Longley et al. 2004).

2.2. Model spatiality

The predominant discrimination of the literature with regard to the degree to which
spatial parameters affect erosion modelling (which from now on will be called ‘model
spatiality’) is between ‘lumped’ and ‘spatially distributed’ erosion models. Zhang
et al. (1996) identified spatially distributed models as those reflecting spatial
variability of processes and outputs. Merritt et al. (2003) considered an erosion
model as spatially distributed only if modules for describing sedimentation at the
watershed scale are explicitly addressed in the model structure. Jetten et al. (2003)
stretched that allocation of source and sink areas of water, sediment and associated
chemicals within a watershed, is a critical issue in erosion modelling. Furthermore, de
Vente and Poesen (2005) conclude that there is always a geospatial link of erosion
forms with erosion impacts, and more specifically sheet/rill forms with on-site
impacts and gully/bank forms with off-site impacts of erosion. Especially for
mechanistic models, Aksoy and Kavvas (2005) argue that lumped models are those
expressed by ordinary differential equations (with time being the independent
International Journal of Digital Earth 233

variable), whereas distributed models are those constructed by partial differential

As it can be conceived from the above, some authors consider model structure as
the only field where a model is judged for its spatiality; whereas others take into
account both structure and data. But still, in many applications the term ‘spatially
distributed’ is related to the mere use of spatial data alone. As a result, over the years
there has been some confusion in using the terms ‘spatially distributed’ and ‘lumped’
for characterising erosion models. In order to raise this confusion, we recommend
adopting the term ‘spatially distributed’ for any case of using spatial data, no matter
if the model structure can be considered spatial or not. Therefore, we can redefine
‘spatially distributed’ and ‘lumped’ models as follows:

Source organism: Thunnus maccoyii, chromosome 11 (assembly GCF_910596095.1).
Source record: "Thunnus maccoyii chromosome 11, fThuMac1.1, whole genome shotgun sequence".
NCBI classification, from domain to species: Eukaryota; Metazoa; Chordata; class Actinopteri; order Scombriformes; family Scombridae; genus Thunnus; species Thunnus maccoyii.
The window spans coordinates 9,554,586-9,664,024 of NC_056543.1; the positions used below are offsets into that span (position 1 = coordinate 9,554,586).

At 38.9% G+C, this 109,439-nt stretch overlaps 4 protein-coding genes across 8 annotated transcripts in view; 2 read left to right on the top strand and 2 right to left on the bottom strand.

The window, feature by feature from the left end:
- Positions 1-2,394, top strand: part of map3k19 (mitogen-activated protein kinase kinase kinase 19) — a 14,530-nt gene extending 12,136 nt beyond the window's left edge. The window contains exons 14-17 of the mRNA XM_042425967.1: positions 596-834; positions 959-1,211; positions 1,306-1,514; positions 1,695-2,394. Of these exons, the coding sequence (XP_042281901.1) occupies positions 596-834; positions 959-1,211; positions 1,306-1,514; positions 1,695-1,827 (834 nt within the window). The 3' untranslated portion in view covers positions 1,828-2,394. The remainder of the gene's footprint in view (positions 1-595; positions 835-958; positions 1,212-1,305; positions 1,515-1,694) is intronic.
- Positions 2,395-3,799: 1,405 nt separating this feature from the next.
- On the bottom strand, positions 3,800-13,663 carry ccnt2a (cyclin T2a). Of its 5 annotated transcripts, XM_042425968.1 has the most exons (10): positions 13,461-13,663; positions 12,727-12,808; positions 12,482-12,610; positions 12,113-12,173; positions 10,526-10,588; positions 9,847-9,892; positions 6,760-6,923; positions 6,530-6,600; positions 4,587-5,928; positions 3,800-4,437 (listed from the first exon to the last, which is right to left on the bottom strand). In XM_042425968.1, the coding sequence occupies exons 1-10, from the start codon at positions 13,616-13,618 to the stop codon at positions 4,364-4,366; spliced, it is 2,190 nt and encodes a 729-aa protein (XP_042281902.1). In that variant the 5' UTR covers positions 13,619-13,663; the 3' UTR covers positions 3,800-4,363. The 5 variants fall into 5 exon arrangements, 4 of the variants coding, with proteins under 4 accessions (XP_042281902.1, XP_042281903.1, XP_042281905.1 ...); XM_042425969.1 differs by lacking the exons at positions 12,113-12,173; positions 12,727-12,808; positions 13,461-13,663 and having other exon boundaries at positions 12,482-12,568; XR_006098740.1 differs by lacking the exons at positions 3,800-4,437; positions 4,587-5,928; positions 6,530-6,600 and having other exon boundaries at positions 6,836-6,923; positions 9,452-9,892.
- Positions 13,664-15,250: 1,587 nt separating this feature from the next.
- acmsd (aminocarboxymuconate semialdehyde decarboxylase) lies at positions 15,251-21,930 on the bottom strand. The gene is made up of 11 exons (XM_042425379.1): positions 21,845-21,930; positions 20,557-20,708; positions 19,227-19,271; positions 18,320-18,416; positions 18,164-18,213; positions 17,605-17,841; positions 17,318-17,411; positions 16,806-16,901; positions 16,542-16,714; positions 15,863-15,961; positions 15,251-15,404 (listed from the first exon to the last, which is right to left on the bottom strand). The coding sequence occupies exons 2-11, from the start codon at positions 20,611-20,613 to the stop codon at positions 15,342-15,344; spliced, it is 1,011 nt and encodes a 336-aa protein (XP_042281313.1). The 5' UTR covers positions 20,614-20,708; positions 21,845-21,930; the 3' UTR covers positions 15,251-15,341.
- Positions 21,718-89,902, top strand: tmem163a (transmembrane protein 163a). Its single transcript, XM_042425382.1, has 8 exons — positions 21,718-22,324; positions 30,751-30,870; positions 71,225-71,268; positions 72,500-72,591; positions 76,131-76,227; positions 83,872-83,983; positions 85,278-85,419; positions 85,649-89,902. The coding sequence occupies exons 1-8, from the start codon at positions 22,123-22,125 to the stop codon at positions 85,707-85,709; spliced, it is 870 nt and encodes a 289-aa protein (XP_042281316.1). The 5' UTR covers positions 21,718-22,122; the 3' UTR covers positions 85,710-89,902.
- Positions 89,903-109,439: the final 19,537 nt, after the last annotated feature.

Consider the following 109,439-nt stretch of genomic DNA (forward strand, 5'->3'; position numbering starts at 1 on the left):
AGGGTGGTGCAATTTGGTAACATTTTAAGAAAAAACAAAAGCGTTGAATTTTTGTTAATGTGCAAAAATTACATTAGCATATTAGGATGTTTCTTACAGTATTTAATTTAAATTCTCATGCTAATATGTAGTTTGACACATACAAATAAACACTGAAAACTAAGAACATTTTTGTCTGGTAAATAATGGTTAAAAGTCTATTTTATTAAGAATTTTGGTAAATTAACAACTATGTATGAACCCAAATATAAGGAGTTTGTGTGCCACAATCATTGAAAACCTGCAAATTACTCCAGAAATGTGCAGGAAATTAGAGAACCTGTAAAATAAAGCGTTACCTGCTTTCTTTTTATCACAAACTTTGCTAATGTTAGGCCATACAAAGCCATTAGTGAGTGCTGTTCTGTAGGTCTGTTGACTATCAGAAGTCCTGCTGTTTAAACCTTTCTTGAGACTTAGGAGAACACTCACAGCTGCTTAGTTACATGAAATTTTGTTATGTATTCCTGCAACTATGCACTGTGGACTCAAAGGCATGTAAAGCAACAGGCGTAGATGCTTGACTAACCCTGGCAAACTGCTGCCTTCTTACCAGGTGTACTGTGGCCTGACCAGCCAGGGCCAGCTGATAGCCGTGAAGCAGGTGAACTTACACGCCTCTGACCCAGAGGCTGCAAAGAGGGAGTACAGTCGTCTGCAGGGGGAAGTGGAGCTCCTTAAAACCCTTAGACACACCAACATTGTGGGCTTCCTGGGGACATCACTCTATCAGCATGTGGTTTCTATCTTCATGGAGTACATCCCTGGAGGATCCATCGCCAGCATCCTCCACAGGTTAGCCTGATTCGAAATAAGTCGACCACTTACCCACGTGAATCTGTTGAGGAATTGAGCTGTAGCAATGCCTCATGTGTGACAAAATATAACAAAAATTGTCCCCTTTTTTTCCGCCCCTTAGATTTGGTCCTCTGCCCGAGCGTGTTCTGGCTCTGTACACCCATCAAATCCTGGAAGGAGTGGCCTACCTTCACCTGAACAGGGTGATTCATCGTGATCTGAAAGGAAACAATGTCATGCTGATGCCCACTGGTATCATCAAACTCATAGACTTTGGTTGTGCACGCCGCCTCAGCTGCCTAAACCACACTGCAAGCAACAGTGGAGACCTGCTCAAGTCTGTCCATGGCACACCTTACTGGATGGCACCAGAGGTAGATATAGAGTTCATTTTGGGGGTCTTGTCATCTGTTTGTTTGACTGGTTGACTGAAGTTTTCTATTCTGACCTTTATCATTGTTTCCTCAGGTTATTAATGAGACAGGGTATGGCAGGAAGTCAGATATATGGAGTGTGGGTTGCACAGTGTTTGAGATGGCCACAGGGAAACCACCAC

“ Spatially distributed models are those capable to produce erosion patterns in a

single run.
“ Lumped models are those capable to produce only a single erosion value (no
patterns) in a single run.

After this clarification, spatially distributed models can be further discriminated

according to the type of spatial method followed, into two categories:

“ Those using a spatial coexistence (SC) type method, in which position is the
only spatial property of erosion parameters taken into account by the model.
Most commonly, SC methods are employed to estimate soil loss at a specific
location without contribution from, or attribution to, any other neighbouring
or remote spatial entities. When raster data-sets are used, outputs can be
calculated using map algebra, while for vector data-sets an overlay set of
functions would be appropriate.
“ Those using a pathway (PW) type method, in which a well-defined soil
sediment transport process between sources and receptors is established. In
this case, several topological relations (e.g. association, neighbourhood, or
proximity) may be employed by the model and thus these relations constitute
parts of the model. Outputs are calculated by stepwise techniques (e.g. network
analysis, flow accumulation) using either vector or raster data-sets. ‘Con-